Although various private and public efforts launched over recent years have helped boost production about 7.5 per cent per year on average since 2014, none have been effective enough to push production back into the seven digits.

In 2016, the Ministry of Agriculture launched a fungicide and giveaway program, with a plan of distributing 20 million rust-resistant plants to smallholder farmers during 2019.

And at the end of 2017, the government signed a political pact, proposing $100 million to renovate 70,000 hectares with rust-resistant varieties during the next eight years, according to the latest US Department of Agriculture’s Foreign Agricultural Service (FAS) annual Gain Report. However, the report states “the main problems with the plant giveaways are that most seedlings are not certified and there is no funding made available to provide the necessary upkeep until the plants reach production age”.

Local experts quickly confirmed the report’s claim, citing the plants’ weak genetic backgrounds and a lack of supplementary financial and agronomical support. “There were no controls on the nurseries, there were no controls on the handout of the plants, and there were no controls on the management of those farms,” López laments. “I would [guess] there aren’t 200,000 of those trees standing right now.”

Since those efforts, World Coffee Research has established its Central American headquarters in El Salvador where it was already conducting multiple research projects and running a seven-hectare research farm near Santa Ana, El Salvador. Although the headquarters will lead research and projects for the greater region, many will help where the Salvadoran government’s efforts fell short, including a coffee breeding program, nursery trainings for plant health and genetic purity, and on-farm varietal trials with field days for local producers.

These efforts can help support the more comprehensive farm renovation that El Salvador needs. Most of the country’s coffee trees are not resistant to la roya and have surpassed their productive age, according to the FAS Gain report, and so “approximately 30 million good-quality, rust-resistant plants are needed per year for a period of 10 years to completely renovate the national coffee area”.

The local chapter of International Women’s Coffee Association (IWCA) has been working with local female producers, who make up an estimated 34 per cent in El Salvador, to replant farms impacted by rust and improve coffee production, says Maria Botto, President of the local chapter and former member of the IWCA Global Board of Directors.

“We plan capacity building from seed to cup, so last year we were doing a lot of our agricultural courses: using biofertiliser, restoring soils, new ways of processing, ensuring quality.”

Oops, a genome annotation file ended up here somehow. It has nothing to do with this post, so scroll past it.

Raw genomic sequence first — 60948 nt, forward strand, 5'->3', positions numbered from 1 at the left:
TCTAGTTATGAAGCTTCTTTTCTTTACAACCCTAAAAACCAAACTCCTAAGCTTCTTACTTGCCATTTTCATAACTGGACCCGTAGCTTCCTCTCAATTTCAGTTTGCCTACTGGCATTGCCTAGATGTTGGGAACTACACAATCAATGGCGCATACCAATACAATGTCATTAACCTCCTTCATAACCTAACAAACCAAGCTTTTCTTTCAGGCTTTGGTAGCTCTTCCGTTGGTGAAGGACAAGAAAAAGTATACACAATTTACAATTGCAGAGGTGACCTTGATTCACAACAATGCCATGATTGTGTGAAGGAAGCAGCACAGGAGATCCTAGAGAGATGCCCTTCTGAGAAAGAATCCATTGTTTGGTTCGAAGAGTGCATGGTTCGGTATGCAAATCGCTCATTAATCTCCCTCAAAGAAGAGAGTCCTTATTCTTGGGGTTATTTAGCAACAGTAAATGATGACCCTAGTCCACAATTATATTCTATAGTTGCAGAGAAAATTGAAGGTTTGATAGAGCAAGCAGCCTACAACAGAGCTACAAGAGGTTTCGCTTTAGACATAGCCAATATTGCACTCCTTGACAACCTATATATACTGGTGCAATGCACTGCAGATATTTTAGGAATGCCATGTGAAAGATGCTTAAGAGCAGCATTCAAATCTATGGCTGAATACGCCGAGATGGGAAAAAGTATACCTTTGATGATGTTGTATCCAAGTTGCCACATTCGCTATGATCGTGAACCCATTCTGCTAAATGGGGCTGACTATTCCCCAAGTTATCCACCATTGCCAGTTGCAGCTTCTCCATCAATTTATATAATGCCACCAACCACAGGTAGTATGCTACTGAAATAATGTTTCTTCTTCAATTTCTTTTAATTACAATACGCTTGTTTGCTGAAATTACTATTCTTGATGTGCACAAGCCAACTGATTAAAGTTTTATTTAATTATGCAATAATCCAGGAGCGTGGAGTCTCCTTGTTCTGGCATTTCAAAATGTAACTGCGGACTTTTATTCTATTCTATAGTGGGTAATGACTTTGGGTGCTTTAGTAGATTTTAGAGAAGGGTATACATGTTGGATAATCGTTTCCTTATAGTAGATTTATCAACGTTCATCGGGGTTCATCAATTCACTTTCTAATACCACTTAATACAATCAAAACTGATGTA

Just this summer, IWCA El Salvador launched a two-part project with the Holland-Salvadoran Chamber of Commerce – its founder is a Salvadoran woman living in the Netherlands who wants to give back to her native country – that will also focus in part on soil conservation and restoration.

Another aspect of the industry that needs renovated is the broken supply chain. The lack of unity and collaboration among the local actors across the sector that López mentioned previously is what he sees as the local industry’s biggest problem. El Salvador has seven different associations representing each link of the supply chain, as well as the IWCA, but they each operate in isolation. As such, he says, the sector lacks a unifying voice or one representing body.

“If we would have been united with common interests and if we would have had a single voice among the actors in the sector, we would have had leverage and the power to somehow prevent all this from happening,” López Díaz tells GCR. “I would say we as a sector are the most broken, divided sector in this country.”

So five years ago, he and De Sola decided to find a solution to the problem by forming an organisation that would bring those seven associations together, be their unifying voice, and act as a counterpart to the government with representation from each link in the supply chain, explains De Sola. “El Salvador needs an organisation that does science, research, development, and technology transfer.”

Although it’s early days, they are optimistic about what “The Federación” can do for the industry and that their new government seems to be on board thus far – both with the plan for the new organisation specifically and with improving the Salvadoran coffee sector in general.

“El Salvador’s government has to be key in this, [so] the good thing now is that we have a new government,” De Sola points out, “and the messaging that they’ve been giving us has been very positive and indicates that they want to reactivate the coffee sector.”

Images: World Coffee Research